I was in the lift with a fellow neighbour on my way up to my floor. She was a tall Caucasian lady, middle-age, dark hair, slim build, tan, and she had dark coloured eyes. She was carrying what I think was two wooden table stands. She was walking ahead of me before we got into the lift, and despite carrying the two stands, she kindly held the door for me (twice).
While we were in the lift, we acknowledged each other, and she said something that really surprised me,
“You look happy.”
My immediate response was, “Really! Do I?”, and she replied yes, I did. We couldn’t converse further because her floor was coming up, so I quickly said, “Have a good evening”, before she left, which she returned in kind.
Those three words got me thinking till I reached my door. My lower floor neighbour made me aware of my apparent happiness, and, upon reflection, I did realise that I was happy. Perhaps it was the companionship I experienced today while preparing and giving my group presentations, or the dinner gathering with friends made on exchange. But looking a little further, and being aware of things such as my stable relationship, the security my parents offer me, the home that I live in, having food on the table, being able to attend university, I thought to myself, “Unhappiness is always lurking, so I should enjoy my state of happiness.”
‘It means that you accept that the difference isn’t in what you want, but in what you are willing to suffer for […] it’s about knowing that in spite of all of that, the fruits of your labor may still not amount to anything.’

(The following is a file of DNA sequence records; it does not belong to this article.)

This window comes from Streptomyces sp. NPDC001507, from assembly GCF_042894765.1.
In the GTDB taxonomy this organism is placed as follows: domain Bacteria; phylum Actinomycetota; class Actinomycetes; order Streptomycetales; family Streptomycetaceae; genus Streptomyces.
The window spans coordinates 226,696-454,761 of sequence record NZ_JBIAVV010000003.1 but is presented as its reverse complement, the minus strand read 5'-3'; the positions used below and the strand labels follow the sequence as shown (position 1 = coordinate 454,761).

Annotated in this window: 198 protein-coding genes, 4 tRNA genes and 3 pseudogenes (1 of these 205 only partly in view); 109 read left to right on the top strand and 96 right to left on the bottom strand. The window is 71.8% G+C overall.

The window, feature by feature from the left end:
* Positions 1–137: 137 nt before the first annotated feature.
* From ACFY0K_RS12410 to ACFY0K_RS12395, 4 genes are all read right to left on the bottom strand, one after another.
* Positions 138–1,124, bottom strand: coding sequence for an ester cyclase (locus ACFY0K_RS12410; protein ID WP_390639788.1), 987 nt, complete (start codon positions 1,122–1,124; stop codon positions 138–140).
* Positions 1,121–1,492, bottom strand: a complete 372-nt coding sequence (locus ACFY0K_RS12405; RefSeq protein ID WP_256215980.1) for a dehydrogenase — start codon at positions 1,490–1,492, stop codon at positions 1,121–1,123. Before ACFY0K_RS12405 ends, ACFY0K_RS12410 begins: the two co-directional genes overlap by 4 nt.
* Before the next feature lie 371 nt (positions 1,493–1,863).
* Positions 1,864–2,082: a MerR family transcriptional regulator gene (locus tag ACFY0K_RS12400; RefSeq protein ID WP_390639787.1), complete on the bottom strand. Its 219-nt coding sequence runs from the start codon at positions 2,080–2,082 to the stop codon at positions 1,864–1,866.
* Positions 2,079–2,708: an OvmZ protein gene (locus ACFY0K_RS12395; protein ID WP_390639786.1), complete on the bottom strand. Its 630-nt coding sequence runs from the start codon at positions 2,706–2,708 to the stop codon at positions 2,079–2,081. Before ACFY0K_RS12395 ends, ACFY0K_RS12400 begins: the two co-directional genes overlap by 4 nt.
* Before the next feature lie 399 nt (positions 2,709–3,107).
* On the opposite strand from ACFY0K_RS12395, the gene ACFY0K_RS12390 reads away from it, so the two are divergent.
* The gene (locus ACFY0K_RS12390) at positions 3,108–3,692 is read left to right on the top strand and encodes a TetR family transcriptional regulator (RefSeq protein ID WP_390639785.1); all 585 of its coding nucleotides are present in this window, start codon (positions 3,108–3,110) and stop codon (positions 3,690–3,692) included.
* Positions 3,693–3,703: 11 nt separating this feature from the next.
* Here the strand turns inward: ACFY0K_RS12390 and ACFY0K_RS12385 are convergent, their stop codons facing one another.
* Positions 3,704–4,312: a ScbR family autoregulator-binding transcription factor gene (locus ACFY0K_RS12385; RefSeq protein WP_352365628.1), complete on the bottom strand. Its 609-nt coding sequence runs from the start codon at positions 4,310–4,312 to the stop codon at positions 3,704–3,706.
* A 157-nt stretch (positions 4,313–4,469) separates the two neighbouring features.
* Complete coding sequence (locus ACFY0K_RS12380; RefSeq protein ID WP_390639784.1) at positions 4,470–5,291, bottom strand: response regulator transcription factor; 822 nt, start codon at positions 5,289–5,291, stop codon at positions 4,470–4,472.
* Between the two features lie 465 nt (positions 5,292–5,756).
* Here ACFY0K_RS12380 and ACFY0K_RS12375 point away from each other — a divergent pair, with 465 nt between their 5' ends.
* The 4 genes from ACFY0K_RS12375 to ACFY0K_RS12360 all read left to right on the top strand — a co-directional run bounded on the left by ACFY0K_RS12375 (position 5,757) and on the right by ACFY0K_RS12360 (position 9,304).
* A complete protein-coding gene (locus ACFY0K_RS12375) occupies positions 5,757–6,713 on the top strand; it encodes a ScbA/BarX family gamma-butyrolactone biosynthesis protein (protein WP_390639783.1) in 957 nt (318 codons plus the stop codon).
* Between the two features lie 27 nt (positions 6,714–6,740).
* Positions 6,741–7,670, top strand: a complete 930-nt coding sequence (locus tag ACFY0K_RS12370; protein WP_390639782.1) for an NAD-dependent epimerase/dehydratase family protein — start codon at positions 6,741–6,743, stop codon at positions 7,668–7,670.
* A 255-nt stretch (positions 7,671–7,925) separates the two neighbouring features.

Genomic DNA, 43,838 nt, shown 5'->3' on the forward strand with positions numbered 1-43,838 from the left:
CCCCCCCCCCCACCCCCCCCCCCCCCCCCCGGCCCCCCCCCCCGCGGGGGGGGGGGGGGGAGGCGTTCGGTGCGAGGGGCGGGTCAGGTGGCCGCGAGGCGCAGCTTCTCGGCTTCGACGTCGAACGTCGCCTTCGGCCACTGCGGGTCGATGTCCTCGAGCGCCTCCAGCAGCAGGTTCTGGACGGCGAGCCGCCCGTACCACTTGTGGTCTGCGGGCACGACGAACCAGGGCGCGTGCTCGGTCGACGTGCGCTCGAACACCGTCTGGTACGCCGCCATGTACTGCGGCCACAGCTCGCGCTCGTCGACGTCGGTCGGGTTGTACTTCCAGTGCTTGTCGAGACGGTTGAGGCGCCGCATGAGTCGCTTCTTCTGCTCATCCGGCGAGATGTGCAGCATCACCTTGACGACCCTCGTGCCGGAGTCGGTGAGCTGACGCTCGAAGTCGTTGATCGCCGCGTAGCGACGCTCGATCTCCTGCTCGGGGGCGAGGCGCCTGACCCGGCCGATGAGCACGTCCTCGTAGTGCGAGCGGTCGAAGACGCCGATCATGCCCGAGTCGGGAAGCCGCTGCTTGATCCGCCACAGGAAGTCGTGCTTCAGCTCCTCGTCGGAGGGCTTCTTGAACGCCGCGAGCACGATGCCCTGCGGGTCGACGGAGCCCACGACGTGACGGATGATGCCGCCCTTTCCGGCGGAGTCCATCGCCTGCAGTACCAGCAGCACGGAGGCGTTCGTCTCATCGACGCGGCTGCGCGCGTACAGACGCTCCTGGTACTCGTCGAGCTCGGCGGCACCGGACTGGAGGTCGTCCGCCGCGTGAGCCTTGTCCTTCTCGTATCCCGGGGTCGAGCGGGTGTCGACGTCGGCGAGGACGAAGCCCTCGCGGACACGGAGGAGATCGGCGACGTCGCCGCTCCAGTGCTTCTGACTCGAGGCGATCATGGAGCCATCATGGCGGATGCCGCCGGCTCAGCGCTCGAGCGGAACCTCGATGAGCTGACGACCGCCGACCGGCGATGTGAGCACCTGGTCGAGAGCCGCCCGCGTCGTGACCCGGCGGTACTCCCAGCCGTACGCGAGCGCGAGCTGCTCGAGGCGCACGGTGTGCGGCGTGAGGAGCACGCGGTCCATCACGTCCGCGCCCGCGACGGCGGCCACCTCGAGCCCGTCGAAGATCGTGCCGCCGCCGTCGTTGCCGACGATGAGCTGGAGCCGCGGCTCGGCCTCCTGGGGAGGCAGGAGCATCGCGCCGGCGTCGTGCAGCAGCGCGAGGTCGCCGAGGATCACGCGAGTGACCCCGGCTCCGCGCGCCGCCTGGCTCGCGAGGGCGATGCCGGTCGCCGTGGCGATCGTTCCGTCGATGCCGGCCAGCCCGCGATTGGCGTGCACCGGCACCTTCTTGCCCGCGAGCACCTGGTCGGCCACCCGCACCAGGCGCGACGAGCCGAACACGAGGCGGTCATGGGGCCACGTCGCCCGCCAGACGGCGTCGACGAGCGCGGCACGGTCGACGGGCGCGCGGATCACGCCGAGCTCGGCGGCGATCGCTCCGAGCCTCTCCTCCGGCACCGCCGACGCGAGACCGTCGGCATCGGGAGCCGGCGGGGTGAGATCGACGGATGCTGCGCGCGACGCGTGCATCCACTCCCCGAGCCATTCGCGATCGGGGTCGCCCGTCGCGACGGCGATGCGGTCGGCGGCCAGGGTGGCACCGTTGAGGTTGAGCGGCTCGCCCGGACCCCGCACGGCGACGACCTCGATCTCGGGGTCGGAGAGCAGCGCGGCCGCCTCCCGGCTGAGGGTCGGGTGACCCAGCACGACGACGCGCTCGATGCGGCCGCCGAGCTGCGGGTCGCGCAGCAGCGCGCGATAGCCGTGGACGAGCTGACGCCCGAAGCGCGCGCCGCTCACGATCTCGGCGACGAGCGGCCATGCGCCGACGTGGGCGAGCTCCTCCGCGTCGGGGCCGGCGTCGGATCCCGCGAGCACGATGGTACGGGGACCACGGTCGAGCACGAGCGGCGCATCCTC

Zat Rana (2017)
Read the full article here by Zat Rana: The purpose of life is to be a nobody
There was a point in time today, after lunch with my dance batch mates, when I had this epiphany. It happened while we sat in a circle on the floor of the cinema in the mall, half of us backs against the wall, against the poster of Rogue One: A Star Wars Story. Amidst the separate small conversations happening among the eleven of us, laughter, and laughter lines, I realised that it’s moments like these that are the most valuable things in life: the time spent with friends.
‘Beautiful things don’t ask for attention.’
Sean O’ Connell
‘Sometimes I don’t (take a photograph). If I like a moment, for me, personally, I don’t like to have the distraction of the camera. I just want to stay in it.’
‘To see the world, things dangerous to come to, to see behind walls, draw closer, to find each other, and to feel. That is the purpose of LIFE.’
Always heartening to watch The Secret Life of Walter Mitty. Love the landscapes and nature shown in the film, and the songs curated for the film.
‘Thousands of people line up to simultaneously run in a circle around streets, and thousands more come out to cheer them on. Yet when we do it, we feel this incredible surge of excitement and energy. Why?’
What I Learned While Running a Half-Marathon | TIME
Just that portion’s social facilitation (you do better on simple tasks and worse on complex task in the presence of others, when your performance can be evaluated). The rest of Harary’s sharing is about life.
Read the full article here: What I Learned While Running a Half-Marathon
“I want to push myself to do better. To try harder. To fix whatever’s broken and to rise up to the challenge of living.”
“You’re allowed to be in the processing of figuring it out.”
“None of us are 100% satisfied with every last part of our lives and suggesting that we ought to be is ludicrous. The desire to do better, be better, change our lives for the better is what keeps us moving forward. And that means that we’re going to have days when we’re a little unhappy with where we’re at. Those days are important. They matter. They’re a part of the process that makes us into better versions of ourselves.”
Read the full article here: “For The Days When You Don’t Feel Like Enough” by Heidi Priebe on Thought Catalog